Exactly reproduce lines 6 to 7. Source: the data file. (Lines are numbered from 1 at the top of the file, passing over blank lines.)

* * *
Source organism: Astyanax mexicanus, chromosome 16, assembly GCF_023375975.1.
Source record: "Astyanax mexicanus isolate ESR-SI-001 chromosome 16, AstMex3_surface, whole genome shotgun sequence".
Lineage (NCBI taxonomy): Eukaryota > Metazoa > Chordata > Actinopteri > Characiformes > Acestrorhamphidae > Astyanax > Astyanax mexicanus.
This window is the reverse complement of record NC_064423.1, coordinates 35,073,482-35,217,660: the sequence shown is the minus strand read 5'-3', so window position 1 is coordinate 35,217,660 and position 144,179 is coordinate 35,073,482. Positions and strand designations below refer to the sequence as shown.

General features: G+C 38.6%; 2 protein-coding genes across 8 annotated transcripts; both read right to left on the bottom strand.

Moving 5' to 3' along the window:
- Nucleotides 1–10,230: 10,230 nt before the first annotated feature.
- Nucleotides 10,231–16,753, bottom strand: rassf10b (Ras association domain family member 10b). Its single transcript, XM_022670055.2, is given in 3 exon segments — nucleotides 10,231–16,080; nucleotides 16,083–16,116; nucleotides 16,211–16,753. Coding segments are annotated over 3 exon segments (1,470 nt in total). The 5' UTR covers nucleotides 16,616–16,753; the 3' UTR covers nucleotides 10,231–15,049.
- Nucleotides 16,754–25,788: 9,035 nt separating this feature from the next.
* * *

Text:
Moving 5' to 3' along the window:
- Nucleotides 1–10,230: 10,230 nt before the first annotated feature.